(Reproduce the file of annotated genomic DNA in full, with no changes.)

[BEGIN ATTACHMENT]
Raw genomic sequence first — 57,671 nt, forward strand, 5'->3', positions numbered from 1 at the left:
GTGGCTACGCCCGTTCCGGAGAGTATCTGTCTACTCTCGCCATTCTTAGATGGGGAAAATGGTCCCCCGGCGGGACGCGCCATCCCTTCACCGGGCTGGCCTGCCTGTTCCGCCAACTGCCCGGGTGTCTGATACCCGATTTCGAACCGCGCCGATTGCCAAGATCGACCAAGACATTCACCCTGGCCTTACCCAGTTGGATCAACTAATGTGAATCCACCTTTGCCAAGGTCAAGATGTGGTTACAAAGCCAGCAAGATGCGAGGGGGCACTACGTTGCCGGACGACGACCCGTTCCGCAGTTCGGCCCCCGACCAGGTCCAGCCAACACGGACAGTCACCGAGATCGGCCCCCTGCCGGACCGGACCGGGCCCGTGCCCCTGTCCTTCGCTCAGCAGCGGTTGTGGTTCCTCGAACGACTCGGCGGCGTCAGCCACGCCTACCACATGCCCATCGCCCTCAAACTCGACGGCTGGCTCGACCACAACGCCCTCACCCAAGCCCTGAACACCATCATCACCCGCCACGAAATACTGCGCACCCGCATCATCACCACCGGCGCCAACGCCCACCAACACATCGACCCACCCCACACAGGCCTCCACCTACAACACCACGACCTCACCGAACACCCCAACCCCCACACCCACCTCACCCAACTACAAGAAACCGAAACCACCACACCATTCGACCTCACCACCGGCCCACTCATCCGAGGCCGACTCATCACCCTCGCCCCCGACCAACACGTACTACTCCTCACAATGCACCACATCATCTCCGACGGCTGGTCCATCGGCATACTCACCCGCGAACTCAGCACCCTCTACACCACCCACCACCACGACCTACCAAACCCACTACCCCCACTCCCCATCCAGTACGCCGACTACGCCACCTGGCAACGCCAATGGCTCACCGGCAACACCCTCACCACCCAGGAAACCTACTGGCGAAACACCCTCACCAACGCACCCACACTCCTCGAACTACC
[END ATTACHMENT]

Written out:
Raw genomic sequence first — 57,671 nt, forward strand, 5'->3', positions numbered from 1 at the left:
GTGGCTACGCCCGTTCCGGAGAGTATCTGTCTACTCTCGCCATTCTTAGATGGGGAAAATGGTCCCCCGGCGGGACGCGCCATCCCTTCACCGGGCTGGCCTGCCTGTTCCGCCAACTGCCCGGGTGTCTGATACCCGATTTCGAACCGCGCCGATTGCCAAGATCGACCAAGACATTCACCCTGGCCTTACCCAGTTGGATCAACTAATGTGAATCCACCTTTGCCAAGGTCAAGATGTGGTTACAAAGCCAGCAAGATGCGAGGGGGCACTACGTTGCCGGACGACGACCCGTTCCGCAGTTCGGCCCCCGACCAGGTCCAGCCAACACGGACAGTCACCGAGATCGGCCCCCTGCCGGACCGGACCGGGCCCGTGCCCCTGTCCTTCGCTCAGCAGCGGTTGTGGTTCCTCGAACGACTCGGCGGCGTCAGCCACGCCTACCACATGCCCATCGCCCTCAAACTCGACGGCTGGCTCGACCACAACGCCCTCACCCAAGCCCTGAACACCATCATCACCCGCCACGAAATACTGCGCACCCGCATCATCACCACCGGCGCCAACGCCCACCAACACATCGACCCACCCCACACAGGCCTCCACCTACAACACCACGACCTCACCGAACACCCCAACCCCCACACCCACCTCACCCAACTACAAGAAACCGAAACCACCACACCATTCGACCTCACCACCGGCCCACTCATCCGAGGCCGACTCATCACCCTCGCCCCCGACCAACACGTACTACTCCTCACAATGCACCACATCATCTCCGACGGCTGGTCCATCGGCATACTCACCCGCGAACTCAGCACCCTCTACACCACCCACCACCACGACCTACCAAACCCACTACCCCCACTCCCCATCCAGTACGCCGACTACGCCACCTGGCAACGCCAATGGCTCACCGGCAACACCCTCACCACCCAGGAAACCTACTGGCGAAACACCCTCACCAACGCACCCACACTCCTCGAACTACC